Mr Chiam, while no longer a Member of Parliament, still carries weight in the public arena. His greatest assets are his tenacity, intelligence, and wealth of experience. As reported in TOC, Mr Chiam spoke at length about Singapore’s Central Provident Fund scheme during the SPP’s launch of its financial literacy programme. (http://theonlinecitizen.com/2012/04/chiam-see-tong-government-treats-cpf-as-a-business/) Mr Chiam would likely have insights on other issues as well. I would not be surprised if he helped Mrs Chiam with her speeches, the way she used to help him with his. He is the SPP’s greatest asset, and should be employed to the fullest of his abilities -- not just as a representative of Potong Pasir, but a representative of Singapore. It seems the SPP is taking steps towards this with Mr Chiam’s speech.
In its election manifesto, the SPP wanted to raise six issues for national dialogue: cost of living, influx of foreigners, public transport, public housing ageing population and public accountability. Mrs Chiam in Parliament has tried to do this wherever possible, by raising questions and commenting on speeches. While this is commendable, it is not enough. Currently, Mrs Chiam is mainly responding to proposals and speeches made by other MPs, or participating in debates organised by someone else. In such contexts, the SPP’s agenda can be overshadowed by everybody else. While it is unrealistic to expect the SPP to dominate the national discourse, at some point Mrs Chiam must start being proactive in Parliament. That way, she will have a better chance of commanding media attention, and further developing the SPP’s brand.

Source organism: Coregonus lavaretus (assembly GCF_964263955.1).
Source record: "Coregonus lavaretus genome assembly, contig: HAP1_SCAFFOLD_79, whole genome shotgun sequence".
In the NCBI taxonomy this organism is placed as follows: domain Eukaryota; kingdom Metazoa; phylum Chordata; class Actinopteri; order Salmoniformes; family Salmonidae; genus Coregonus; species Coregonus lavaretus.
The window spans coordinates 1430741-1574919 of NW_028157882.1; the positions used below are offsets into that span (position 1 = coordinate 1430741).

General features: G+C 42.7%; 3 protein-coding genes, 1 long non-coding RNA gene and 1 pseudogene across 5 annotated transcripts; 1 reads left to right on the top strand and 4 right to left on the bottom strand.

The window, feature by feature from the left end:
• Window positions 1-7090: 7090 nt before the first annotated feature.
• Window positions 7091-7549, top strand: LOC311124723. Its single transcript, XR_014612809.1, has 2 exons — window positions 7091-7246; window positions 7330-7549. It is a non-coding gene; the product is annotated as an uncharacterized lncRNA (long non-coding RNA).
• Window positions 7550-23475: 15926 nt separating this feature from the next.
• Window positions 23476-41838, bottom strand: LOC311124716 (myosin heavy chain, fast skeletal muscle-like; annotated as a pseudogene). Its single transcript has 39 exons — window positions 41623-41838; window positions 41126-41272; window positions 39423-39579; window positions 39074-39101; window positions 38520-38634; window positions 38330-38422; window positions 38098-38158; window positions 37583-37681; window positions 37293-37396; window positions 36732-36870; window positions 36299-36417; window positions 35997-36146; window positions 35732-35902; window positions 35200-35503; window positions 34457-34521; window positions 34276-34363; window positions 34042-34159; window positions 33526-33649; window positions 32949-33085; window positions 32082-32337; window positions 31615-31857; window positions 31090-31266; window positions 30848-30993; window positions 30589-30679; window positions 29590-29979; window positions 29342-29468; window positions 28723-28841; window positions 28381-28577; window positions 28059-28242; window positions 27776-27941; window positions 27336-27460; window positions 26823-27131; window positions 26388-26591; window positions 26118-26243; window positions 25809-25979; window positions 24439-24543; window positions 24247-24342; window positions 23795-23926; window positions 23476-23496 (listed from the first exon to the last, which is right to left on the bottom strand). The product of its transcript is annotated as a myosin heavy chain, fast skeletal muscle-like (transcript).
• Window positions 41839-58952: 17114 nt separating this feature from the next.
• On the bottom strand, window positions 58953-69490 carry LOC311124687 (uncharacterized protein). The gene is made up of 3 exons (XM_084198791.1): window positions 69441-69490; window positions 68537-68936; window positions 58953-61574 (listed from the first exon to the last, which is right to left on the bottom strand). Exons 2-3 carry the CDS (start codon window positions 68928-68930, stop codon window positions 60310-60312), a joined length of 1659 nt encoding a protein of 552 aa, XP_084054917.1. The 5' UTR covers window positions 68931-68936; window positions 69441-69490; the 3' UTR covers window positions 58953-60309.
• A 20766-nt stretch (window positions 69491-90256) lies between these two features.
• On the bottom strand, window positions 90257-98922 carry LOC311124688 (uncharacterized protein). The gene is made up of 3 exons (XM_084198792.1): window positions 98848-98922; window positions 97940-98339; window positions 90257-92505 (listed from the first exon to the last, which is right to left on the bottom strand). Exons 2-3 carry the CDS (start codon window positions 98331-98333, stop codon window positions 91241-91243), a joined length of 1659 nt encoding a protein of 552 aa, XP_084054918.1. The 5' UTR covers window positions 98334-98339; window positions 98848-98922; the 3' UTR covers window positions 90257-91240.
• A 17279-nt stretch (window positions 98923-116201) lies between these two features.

That said, the SPP seems to be raising these issues outside of Parliament. It is also moving away from the Chiam- and Potong Pasir-centric strategy of the previous GE. In March, the SPP held a job fair at Sennett Estate. (http://www.spp.org.sg/job-fair-for-singaporeans-17-18-march/) Its Financial Literacy Awareness Programme started on April 15. (http://theonlinecitizen.com/2012/04/public-forum-and-launch-of-the-spp-financial-literacy-awareness-programme/) Both activities, while held in Potong Pasir, were open to all Singaporeans and addressed some of Singapore’s major bread-and-butter issues.
While helping people meet their needs, the activities would reinforce pro-SPP ground sentiment in Potong Pasir and simultaneously spread the message that the SPP wants to help all people with their problems -- not just those in Potong Pasir. This may signal a shift in strategy, encompassing both Potong Pasir and the rest of Singapore. By regularly starting and maintaining such initiatives, the SPP would demonstrate an ability to help people in practical ways, not merely by raising issues in Parliament. Continuing this strategy would help to cement the SPP in the national consciousness -- in addition to aiding people. The SPP’s efforts in Potong Pasir would also naturally be compared to Mr Sitoh’s; it may be a sign that the SPP is laying the groundwork to contest Mr Sitoh in the next GE.
The SPP has been dealt a very poor hand, and it is doing what it can with what people and resources it has left. The SPP appears to be taking baby steps towards renewal. While it is still too early to make out the shape of the SPP’s long-term strategy, the SPP is steadfastly refusing to fade into the ash heap of history.